Emotional responses


The specter of drugs tends to interfere with our ability to be sensible about serious social problems. The U.S. Supreme Court recently upheld the right of the Juneau, Alaska, school system to suspend a student for saying something about drugs that the school officials found to be offensive.

The cost will be a reduction in dialogue between students and their instructors.

The Sun Journal article July 20 about parents in South Carolina who were sentenced to five years in jail for giving cocaine to their young children gives the impression that society is protecting the children. Most of us would agree that giving cocaine to young children is a bad idea, but incarcerating their parents has a downside, as well.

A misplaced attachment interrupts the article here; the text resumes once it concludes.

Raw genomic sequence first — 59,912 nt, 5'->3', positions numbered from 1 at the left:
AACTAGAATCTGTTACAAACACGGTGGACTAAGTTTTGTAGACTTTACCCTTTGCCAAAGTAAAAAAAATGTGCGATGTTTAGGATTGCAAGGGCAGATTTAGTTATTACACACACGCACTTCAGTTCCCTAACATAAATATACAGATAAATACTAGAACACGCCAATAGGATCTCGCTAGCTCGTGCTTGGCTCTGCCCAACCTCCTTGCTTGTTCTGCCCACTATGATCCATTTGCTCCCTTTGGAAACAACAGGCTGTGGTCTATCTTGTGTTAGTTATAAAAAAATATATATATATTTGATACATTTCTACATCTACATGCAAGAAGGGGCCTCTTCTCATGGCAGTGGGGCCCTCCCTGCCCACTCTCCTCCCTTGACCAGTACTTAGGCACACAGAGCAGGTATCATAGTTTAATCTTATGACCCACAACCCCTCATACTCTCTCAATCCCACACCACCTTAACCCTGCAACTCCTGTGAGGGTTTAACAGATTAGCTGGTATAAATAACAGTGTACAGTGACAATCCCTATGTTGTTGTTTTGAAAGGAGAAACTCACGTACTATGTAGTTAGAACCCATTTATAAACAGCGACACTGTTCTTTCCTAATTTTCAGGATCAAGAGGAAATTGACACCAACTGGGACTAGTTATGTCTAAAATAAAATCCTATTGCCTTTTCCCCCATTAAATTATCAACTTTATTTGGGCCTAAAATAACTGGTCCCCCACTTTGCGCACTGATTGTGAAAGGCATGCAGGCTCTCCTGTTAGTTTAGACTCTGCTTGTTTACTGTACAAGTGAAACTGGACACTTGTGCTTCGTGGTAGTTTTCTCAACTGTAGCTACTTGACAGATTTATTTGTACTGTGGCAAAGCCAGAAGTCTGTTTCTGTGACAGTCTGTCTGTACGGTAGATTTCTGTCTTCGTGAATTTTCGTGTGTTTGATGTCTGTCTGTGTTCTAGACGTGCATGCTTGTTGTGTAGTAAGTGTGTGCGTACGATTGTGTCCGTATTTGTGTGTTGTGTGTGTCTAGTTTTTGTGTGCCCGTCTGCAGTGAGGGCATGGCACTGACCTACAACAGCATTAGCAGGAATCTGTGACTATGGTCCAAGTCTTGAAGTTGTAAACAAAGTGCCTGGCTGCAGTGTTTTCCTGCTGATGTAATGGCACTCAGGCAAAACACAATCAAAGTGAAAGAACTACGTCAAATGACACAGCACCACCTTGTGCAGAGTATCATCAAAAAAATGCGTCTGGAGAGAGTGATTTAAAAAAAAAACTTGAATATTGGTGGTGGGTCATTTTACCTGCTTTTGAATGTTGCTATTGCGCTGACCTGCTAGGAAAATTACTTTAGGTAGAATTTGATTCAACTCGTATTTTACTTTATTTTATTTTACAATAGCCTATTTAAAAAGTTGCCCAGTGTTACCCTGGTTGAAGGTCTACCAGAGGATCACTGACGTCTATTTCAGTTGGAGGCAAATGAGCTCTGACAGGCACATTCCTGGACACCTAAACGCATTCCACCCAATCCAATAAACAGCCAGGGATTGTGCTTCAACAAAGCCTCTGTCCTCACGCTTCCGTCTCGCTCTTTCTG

In his recent book, “Homeland Insecurity,” Michael Petit, past commissioner of the Maine Department of Human Services, describes the horrors children face who have incarcerated parents.

There is no easy fix for issues such as free speech or inadequate parenting. To emotionally respond as we do when drugs and the well-being of children are involved has long-term consequences which far outweigh the costs of listening to what young people have to say in the classroom, or providing the supports people need to adequately parent their children.

James Tierney, Auburn